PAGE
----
IMF estimates necessary global write-downs: $4.1 trillion

Lots of big, depressing, IMF-related news this morning:

  • The IMF released its biannual Global Financial Stability Report. The big news: the global economy may need $4.1 trillion in write-downs on around $58 trillion in assets before the crisis is over.  It estimates that the United States leads the world in ripping the bandaid off -- completing about half of necessary write-downs; European countries are lagging. Banks will take the brunt of that cost, around two-thirds. The report included European- and Japanese-originated assets for the first time.
  • U.S. President Barack Obama sent a message to members of Congress, asking for them to approve a $100 billion loan to the IMF. The loan is part of, not in addition to, the money the United States promised the organization at the G-20 summit.
  • Colombia became the third country to come forward and seek a $10 billion "flexible credit line" loan from the IMF, designed to insure the country's ability to meet its spending requirements.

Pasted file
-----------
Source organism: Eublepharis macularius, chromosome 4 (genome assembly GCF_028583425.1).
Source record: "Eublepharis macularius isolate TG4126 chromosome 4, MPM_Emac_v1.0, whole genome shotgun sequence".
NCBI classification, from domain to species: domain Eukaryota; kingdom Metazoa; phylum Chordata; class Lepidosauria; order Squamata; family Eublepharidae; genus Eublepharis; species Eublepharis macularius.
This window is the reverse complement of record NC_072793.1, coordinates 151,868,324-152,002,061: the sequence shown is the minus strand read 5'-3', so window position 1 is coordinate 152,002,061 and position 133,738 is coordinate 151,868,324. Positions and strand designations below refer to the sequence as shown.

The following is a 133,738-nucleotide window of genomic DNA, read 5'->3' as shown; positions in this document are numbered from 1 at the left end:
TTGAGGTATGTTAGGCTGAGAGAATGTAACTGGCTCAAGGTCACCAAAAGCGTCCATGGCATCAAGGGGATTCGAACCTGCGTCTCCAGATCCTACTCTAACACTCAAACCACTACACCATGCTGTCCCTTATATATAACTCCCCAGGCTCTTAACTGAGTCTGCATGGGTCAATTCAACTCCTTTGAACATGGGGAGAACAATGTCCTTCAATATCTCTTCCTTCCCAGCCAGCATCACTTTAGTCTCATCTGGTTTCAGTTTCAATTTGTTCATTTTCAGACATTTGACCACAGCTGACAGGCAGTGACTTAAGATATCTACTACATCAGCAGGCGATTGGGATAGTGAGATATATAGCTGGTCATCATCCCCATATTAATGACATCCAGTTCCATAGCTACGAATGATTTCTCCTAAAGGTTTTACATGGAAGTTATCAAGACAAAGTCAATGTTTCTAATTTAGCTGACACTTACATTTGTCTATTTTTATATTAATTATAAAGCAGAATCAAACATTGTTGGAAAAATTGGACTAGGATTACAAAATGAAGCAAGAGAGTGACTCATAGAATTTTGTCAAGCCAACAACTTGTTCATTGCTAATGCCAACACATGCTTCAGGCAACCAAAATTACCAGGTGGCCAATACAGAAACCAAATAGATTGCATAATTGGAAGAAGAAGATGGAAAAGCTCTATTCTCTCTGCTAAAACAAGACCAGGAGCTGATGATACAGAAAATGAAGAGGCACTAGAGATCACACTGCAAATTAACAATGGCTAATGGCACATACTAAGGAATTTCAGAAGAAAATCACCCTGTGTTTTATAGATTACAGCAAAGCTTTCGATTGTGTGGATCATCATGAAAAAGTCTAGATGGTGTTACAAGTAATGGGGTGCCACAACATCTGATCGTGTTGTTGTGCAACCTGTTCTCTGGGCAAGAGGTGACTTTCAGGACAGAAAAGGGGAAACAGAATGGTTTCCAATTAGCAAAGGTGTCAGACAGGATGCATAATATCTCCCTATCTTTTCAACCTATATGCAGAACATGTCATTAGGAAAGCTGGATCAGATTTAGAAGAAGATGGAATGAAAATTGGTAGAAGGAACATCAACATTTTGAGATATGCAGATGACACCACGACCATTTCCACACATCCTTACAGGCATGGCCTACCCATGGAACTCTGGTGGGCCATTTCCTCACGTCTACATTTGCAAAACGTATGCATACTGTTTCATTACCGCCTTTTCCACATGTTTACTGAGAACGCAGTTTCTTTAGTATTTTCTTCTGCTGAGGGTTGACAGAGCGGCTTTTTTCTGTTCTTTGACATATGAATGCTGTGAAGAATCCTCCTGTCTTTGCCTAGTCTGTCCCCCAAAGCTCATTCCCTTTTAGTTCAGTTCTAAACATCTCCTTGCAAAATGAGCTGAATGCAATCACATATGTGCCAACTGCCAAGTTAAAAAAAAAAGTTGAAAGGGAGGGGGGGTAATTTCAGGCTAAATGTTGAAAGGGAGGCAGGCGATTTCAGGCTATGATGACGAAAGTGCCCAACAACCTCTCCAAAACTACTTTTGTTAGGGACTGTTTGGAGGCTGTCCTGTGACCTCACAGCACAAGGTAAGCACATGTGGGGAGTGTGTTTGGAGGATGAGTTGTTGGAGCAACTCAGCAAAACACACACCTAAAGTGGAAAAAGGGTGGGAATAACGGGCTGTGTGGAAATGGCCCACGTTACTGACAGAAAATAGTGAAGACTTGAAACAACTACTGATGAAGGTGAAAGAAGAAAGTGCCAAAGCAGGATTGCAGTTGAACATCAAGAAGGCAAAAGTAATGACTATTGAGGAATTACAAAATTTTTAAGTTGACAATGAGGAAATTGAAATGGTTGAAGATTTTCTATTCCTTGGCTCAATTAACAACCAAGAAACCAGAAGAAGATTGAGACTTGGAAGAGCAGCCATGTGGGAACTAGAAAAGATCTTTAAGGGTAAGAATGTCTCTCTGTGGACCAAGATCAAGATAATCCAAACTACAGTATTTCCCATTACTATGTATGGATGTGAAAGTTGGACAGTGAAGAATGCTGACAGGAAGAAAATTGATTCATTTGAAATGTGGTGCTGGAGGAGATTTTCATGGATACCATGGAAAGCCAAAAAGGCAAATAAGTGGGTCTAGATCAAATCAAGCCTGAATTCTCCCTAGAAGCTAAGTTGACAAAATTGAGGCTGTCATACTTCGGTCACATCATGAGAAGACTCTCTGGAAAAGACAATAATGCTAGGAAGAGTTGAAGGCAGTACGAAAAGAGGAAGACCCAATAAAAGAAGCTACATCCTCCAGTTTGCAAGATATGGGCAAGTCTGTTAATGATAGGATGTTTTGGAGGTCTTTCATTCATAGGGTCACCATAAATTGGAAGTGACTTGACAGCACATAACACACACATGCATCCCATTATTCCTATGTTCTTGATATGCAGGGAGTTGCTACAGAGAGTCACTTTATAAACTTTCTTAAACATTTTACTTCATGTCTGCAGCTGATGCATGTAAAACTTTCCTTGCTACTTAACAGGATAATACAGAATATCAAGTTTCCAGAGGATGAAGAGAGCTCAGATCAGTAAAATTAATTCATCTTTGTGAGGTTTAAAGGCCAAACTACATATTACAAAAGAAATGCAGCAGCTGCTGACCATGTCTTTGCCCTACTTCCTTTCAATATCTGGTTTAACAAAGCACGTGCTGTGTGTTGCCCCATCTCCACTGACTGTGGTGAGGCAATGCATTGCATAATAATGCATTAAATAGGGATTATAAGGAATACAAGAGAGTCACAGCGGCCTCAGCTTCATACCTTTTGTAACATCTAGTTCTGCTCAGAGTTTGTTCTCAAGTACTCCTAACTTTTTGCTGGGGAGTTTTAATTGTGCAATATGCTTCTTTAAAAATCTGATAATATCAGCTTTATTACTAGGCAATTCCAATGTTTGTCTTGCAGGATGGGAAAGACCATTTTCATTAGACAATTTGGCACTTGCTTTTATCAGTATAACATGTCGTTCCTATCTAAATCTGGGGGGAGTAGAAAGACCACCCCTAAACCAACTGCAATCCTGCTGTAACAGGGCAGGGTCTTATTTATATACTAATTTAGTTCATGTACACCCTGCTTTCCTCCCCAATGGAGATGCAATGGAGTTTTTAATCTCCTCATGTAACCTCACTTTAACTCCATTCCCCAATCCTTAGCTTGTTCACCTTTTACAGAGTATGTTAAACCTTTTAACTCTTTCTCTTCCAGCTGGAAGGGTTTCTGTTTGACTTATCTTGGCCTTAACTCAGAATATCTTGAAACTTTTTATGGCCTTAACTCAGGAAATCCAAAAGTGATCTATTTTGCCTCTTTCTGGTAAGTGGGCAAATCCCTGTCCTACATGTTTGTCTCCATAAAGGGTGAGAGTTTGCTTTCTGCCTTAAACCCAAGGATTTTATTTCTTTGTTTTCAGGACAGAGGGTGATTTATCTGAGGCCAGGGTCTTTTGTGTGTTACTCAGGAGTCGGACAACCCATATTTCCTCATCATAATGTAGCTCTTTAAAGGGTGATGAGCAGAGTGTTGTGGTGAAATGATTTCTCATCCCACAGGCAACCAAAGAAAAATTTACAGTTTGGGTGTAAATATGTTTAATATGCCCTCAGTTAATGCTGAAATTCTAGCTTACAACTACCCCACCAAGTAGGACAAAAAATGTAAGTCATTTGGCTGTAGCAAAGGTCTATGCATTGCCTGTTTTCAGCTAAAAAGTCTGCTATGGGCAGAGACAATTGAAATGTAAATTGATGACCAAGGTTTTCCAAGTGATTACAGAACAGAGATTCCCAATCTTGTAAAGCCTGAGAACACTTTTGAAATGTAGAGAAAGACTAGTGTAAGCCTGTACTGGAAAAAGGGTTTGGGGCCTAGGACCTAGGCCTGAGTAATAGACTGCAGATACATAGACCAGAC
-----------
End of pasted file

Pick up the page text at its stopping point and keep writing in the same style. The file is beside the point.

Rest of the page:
• Look for the first two chapters of the IMF's World Economic Outlook  to be released within the next hour or so. We'll have an analysis up as soon as possible afterwards. 


Pirate overkill

Check out this video of smiling Somali criminal mastermind malnourished 16-year old Abdul Kadhir Muse arriving in the U.S. to face trial. I counted about 20 guards from the NYPD and FBI escorting him which, I must say, comes across as a bit excessive. 

This makes me worried that the inevitable U.S. media circus around Muse's trial -- the first U.S. piracy prosecution in over a century -- is going to try to paint him as some kind of arch-terrorist of the seas. He's unlikely to fit the bill. Muse's country has been wracked by civil war and anarchy since before he was born and he's quite possibly smiling because he's happy to be out of it and getting enough to eat for once.

Muse should certainly be prosecuted for participating in a criminal act that endangered the lives of U.S. sailors, but it would be unfortunate if too much attention were paid to the trial of one teenage gang member while the hellish situation that produced him continues unabated.

Stephen Chernin/Getty Images